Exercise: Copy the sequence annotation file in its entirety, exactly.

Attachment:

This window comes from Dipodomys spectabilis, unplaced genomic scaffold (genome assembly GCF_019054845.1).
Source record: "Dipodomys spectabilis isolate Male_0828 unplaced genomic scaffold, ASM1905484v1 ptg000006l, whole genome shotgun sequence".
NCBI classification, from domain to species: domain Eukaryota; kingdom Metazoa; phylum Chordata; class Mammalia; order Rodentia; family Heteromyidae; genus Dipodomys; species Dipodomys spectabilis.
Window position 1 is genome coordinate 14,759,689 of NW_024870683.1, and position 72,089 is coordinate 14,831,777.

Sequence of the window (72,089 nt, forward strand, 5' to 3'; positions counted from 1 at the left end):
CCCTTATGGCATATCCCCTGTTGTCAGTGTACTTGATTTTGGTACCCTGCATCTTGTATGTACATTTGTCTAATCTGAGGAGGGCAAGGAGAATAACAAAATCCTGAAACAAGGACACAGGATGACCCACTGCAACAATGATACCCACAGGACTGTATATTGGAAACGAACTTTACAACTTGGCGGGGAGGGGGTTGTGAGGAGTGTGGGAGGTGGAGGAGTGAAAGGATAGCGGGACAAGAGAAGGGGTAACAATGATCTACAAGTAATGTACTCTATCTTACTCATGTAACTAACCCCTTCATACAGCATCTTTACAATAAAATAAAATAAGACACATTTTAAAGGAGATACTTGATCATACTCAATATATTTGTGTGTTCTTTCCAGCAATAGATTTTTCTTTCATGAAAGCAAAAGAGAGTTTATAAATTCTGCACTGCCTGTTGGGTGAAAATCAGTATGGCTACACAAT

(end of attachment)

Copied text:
This window comes from Dipodomys spectabilis, unplaced genomic scaffold (genome assembly GCF_019054845.1).
Source record: "Dipodomys spectabilis isolate Male_0828 unplaced genomic scaffold, ASM1905484v1 ptg000006l, whole genome shotgun sequence".
NCBI classification, from domain to species: domain Eukaryota; kingdom Metazoa; phylum Chordata; class Mammalia; order Rodentia; family Heteromyidae; genus Dipodomys; species Dipodomys spectabilis.
Window position 1 is genome coordinate 14,759,689 of NW_024870683.1, and position 72,089 is coordinate 14,831,777.

Sequence of the window (72,089 nt, forward strand, 5' to 3'; positions counted from 1 at the left end):
CCCTTATGGCATATCCCCTGTTGTCAGTGTACTTGATTTTGGTACCCTGCATCTTGTATGTACATTTGTCTAATCTGAGGAGGGCAAGGAGAATAACAAAATCCTGAAACAAGGACACAGGATGACCCACTGCAACAATGATACCCACAGGACTGTATATTGGAAACGAACTTTACAACTTGGCGGGGAGGGGGTTGTGAGGAGTGTGGGAGGTGGAGGAGTGAAAGGATAGCGGGACAAGAGAAGGGGTAACAATGATCTACAAGTAATGTACTCTATCTTACTCATGTAACTAACCCCTTCATACAGCATCTTTACAATAAAATAAAATAAGACACATTTTAAAGGAGATACTTGATCATACTCAATATATTTGTGTGTTCTTTCCAGCAATAGATTTTTCTTTCATGAAAGCAAAAGAGAGTTTATAAATTCTGCACTGCCTGTTGGGTGAAAATCAGTATGGCTACACAAT